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Student conservationists leap into action

Published: August 31, 2016

The Cornwall College Group eden research

The amphibian and reptile populations of The Eden Project have been offered a helping hand by a group of local conservationists.

Following a reported sighting of toads getting stuck in drains from a visitor to the Eden Project, help was drafted in to tackle the issue. The Student Invasive Non-Native Group (SINNG), based at Cornwall College Newquay, teamed up with Cornwall Reptile & Amphibian Group (CRAG) to come up with a solution alongside Eden staff.

Nicola Morris is the SINNG Project Coordinator at Cornwall College Newquay and is also a county recorder for CRAG, she said: “After speaking with staff at the Eden Project, we agreed to a one-year trial to install and monitor gully pot mesh and ladders which allow amphibians and small mammals to escape from the gully pots if they fall in. We sought advice from British Herpetological Society Secretary Trevor Rose and Barry Kemp from the Sussex Amphibian and Reptile Group, and we were able to purchase mesh and ladders with financial support from the Eden Project.”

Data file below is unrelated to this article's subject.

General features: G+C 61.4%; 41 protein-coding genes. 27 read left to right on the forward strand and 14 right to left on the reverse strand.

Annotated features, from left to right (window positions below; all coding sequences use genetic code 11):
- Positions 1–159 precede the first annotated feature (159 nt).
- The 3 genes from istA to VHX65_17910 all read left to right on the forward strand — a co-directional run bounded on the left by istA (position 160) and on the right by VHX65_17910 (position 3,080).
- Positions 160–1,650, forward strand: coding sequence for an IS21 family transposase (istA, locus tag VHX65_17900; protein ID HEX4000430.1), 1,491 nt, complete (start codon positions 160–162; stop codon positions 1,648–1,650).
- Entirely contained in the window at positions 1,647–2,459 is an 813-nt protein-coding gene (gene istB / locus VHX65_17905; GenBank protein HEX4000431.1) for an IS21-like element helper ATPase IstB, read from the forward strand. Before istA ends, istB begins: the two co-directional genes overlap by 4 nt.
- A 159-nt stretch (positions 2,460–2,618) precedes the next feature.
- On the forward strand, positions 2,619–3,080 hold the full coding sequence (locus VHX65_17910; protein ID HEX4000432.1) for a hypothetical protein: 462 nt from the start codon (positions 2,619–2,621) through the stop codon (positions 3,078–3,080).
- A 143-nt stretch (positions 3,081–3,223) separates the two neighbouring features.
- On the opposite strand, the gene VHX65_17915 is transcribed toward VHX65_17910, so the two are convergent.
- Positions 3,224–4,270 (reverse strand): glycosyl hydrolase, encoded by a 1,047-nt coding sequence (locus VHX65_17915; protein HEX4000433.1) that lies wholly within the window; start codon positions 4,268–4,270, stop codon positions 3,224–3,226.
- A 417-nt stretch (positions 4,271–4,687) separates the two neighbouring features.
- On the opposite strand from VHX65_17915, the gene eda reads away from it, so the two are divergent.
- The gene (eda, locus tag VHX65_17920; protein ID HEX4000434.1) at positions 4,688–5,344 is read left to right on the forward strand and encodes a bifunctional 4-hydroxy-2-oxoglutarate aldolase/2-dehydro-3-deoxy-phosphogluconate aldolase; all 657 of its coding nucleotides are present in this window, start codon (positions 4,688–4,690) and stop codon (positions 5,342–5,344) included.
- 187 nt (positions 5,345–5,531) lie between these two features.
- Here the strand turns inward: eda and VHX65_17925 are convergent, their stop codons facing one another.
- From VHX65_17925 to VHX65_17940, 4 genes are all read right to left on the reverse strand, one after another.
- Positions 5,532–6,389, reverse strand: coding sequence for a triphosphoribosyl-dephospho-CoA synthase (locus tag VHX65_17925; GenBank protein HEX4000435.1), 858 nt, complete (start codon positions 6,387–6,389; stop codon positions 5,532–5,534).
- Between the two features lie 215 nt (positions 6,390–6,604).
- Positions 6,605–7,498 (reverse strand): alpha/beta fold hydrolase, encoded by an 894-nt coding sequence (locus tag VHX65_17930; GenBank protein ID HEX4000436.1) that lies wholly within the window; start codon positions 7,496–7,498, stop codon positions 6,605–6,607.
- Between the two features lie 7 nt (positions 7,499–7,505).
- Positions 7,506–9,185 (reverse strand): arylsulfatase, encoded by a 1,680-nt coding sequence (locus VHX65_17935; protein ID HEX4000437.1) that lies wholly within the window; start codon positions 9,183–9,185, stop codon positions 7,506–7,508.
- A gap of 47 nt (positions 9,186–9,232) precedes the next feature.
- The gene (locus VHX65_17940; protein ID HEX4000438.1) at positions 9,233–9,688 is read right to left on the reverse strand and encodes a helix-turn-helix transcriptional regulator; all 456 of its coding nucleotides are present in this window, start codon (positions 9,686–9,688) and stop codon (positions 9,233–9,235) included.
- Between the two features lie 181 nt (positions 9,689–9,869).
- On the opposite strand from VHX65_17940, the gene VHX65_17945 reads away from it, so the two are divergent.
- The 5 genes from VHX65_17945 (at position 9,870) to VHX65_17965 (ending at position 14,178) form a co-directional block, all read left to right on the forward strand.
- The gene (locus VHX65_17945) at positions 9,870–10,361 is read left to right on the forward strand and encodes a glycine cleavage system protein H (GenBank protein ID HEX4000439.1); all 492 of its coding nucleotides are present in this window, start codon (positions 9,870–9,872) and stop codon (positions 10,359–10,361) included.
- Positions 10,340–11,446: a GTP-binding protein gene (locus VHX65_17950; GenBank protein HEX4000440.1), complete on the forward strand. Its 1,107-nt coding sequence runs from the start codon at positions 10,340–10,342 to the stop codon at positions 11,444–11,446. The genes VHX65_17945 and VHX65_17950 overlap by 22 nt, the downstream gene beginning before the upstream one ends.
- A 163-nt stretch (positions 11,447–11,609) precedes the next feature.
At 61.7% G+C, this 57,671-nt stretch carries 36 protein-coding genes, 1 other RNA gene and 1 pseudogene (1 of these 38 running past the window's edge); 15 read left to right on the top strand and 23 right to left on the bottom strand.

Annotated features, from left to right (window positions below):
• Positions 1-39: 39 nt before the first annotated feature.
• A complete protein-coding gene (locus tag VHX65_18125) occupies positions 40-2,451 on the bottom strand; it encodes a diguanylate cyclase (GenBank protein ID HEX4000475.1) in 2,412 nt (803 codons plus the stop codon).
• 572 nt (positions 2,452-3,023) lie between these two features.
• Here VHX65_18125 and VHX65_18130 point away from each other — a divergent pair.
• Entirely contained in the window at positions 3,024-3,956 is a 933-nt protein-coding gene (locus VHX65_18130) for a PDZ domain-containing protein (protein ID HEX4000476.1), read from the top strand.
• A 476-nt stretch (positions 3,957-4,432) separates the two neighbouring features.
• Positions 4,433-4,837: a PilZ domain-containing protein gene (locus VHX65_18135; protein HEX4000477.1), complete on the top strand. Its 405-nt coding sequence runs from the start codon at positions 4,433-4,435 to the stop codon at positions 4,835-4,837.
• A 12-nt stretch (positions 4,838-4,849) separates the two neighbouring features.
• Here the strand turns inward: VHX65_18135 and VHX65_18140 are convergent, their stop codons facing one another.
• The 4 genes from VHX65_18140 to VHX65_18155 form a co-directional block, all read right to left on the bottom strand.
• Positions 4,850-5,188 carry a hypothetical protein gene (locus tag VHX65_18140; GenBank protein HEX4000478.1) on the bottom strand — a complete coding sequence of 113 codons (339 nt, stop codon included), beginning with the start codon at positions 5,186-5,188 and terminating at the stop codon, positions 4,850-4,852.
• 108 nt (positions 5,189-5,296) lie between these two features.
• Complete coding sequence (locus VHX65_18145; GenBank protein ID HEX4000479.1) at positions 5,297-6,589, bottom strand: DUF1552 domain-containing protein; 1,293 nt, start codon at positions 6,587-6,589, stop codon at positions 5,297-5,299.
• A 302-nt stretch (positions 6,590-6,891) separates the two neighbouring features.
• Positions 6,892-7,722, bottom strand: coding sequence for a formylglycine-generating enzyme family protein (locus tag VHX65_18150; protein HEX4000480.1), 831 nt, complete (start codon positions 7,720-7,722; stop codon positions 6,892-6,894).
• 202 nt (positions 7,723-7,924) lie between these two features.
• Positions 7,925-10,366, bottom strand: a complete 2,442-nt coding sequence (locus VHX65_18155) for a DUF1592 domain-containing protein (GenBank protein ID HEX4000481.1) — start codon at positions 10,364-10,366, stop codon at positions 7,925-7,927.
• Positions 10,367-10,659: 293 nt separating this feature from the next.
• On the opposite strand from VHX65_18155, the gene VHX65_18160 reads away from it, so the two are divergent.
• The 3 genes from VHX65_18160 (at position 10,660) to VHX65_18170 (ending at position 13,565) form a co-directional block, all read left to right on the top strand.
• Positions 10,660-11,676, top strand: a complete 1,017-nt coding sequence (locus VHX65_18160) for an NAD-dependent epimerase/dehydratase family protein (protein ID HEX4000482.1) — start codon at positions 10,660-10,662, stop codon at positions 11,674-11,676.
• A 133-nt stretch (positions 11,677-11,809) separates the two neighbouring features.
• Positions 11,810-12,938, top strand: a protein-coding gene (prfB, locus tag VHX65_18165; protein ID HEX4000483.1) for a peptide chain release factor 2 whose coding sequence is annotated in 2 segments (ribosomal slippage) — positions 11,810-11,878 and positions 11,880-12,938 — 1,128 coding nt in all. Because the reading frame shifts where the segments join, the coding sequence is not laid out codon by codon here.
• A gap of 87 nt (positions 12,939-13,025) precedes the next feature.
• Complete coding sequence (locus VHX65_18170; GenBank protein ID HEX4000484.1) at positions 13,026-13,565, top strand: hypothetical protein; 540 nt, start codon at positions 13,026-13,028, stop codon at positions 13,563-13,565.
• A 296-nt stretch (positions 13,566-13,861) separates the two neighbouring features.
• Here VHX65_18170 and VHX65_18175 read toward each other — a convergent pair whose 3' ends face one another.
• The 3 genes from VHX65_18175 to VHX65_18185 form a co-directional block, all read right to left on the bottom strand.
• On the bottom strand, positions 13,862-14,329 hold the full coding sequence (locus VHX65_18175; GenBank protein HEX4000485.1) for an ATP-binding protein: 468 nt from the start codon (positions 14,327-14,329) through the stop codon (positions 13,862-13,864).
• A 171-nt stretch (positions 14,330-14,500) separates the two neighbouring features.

Nicola worked alongside staff at Eden to identify which gully pots to put the ladders and mesh in and students and staff from Cornwall College Newquay alongside CRAG volunteer Chris White then installed ladders and mesh into 10 gully pots. Happily, since installation, there have been no reports of amphibians, reptiles or mammals becoming trapped in the gully pots.

Chris White from Cornwall Reptile & Amphibian Group, volunteered on the project. Chris said: “CRAG are always concerned with the welfare of reptiles and amphibians, which can be easily overlooked in favour of other animals. A problem was identified at the Eden Project and in conjunction with the students at Cornwall College Newquay, we were given an opportunity to try and correct this, by the installation of amphibian ladders and Enkamat mesh. The Eden Project kindly gave us a budget which allowed us to requisition the necessary materials, and we were able to complete the task. We hope that the problems there will now be greatly reduced, and this will be monitored over the coming months. The problems here are only a fraction of what happens in Cornwall, and we would appeal to the public at large to contact CRAG via our website if they witness similar problems throughout the county.”

For more information on the range of Wildlife and Conservation courses available across the Cornwall College Group visit www.cornwall.ac.uk or call 0845 22 32 567.

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